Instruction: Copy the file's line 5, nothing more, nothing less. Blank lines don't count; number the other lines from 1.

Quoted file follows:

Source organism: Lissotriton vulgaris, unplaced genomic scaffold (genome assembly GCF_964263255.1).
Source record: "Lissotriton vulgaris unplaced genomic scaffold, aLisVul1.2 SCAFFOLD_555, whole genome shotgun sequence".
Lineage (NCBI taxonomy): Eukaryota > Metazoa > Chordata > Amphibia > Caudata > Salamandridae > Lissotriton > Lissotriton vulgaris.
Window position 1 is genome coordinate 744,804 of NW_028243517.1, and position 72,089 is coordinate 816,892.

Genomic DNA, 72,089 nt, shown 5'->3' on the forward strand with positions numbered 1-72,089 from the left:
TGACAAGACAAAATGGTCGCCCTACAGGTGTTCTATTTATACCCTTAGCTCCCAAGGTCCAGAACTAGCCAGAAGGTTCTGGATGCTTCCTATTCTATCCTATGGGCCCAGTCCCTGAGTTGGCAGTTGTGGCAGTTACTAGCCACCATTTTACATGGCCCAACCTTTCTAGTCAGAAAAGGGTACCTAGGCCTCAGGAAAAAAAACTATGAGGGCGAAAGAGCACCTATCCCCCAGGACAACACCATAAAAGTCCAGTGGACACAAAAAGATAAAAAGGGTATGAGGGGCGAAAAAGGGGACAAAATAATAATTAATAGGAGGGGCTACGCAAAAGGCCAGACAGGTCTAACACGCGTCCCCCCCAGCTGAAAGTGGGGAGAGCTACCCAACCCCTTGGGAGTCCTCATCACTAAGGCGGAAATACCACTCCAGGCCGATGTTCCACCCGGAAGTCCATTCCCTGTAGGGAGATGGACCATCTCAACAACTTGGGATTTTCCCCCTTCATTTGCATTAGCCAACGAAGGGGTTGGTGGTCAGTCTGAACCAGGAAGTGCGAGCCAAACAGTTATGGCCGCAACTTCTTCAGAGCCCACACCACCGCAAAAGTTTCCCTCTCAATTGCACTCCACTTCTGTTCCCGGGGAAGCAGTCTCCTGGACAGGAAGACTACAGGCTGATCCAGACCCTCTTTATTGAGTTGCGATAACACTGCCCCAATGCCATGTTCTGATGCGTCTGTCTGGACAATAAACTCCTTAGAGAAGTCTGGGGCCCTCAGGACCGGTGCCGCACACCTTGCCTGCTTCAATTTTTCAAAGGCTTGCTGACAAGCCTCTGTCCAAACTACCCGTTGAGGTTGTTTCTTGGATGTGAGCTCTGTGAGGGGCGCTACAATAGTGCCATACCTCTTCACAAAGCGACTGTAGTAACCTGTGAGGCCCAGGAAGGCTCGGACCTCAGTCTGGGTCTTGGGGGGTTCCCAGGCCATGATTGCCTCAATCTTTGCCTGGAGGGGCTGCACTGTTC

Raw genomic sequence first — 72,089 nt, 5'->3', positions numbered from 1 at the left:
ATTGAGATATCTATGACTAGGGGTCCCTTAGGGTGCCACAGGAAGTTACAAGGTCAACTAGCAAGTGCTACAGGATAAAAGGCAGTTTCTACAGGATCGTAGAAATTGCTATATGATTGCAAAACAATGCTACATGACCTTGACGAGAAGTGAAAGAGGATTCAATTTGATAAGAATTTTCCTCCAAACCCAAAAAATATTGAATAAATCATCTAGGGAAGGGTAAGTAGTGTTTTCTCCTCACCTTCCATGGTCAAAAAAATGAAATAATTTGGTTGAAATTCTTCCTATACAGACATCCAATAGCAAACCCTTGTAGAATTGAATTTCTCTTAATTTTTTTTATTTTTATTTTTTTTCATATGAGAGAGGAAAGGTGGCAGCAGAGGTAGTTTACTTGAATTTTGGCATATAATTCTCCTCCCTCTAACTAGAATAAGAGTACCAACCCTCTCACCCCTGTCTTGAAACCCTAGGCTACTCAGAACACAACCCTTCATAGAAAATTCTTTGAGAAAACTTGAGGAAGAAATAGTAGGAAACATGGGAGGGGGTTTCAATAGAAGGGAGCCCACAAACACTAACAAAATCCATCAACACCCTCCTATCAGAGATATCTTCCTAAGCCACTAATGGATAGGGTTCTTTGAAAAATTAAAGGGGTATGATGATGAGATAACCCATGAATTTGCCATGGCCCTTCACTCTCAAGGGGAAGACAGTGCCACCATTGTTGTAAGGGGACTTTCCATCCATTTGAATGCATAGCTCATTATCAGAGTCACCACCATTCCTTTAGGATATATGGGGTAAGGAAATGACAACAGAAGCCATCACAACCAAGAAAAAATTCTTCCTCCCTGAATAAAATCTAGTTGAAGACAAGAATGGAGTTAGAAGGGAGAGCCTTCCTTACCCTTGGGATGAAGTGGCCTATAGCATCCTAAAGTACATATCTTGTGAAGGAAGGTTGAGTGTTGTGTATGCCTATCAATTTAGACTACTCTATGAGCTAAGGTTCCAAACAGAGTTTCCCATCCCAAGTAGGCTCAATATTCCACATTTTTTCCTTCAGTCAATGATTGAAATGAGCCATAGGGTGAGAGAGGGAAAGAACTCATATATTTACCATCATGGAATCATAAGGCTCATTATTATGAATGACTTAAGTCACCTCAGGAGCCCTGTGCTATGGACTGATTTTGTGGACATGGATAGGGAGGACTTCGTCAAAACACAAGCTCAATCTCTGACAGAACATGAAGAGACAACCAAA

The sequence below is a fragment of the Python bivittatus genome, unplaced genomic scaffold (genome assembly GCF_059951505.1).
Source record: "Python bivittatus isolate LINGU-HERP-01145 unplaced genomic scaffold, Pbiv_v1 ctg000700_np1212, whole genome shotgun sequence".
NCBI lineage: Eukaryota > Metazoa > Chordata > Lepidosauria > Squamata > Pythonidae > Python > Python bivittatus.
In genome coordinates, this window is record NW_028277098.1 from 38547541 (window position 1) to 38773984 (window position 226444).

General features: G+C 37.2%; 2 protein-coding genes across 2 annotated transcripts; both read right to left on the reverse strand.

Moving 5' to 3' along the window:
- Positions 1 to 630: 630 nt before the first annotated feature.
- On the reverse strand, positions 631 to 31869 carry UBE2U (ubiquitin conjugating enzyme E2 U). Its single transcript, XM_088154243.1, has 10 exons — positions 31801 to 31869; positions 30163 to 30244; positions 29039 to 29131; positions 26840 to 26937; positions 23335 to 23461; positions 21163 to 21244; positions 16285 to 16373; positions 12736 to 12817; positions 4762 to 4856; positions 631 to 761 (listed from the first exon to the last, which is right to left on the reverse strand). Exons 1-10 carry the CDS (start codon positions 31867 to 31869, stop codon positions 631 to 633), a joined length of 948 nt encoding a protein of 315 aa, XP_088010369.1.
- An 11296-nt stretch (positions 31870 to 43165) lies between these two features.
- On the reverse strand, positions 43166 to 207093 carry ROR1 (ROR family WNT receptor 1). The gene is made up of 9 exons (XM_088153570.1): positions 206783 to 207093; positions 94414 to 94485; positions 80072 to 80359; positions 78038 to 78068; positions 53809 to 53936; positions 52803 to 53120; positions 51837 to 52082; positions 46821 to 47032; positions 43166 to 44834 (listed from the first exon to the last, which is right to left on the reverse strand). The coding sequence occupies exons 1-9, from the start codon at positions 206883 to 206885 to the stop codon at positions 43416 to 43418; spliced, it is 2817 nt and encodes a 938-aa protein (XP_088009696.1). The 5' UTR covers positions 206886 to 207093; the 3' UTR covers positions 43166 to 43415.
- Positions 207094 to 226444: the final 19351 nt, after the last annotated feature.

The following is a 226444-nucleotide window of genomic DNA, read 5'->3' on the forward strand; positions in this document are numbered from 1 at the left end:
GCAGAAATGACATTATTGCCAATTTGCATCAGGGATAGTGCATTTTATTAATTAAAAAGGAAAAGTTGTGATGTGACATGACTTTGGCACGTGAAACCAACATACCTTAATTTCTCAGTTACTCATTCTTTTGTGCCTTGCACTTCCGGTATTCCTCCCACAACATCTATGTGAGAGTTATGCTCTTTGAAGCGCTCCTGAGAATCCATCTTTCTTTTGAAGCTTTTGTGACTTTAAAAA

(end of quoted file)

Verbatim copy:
Genomic DNA, 72,089 nt, shown 5'->3' on the forward strand with positions numbered 1-72,089 from the left: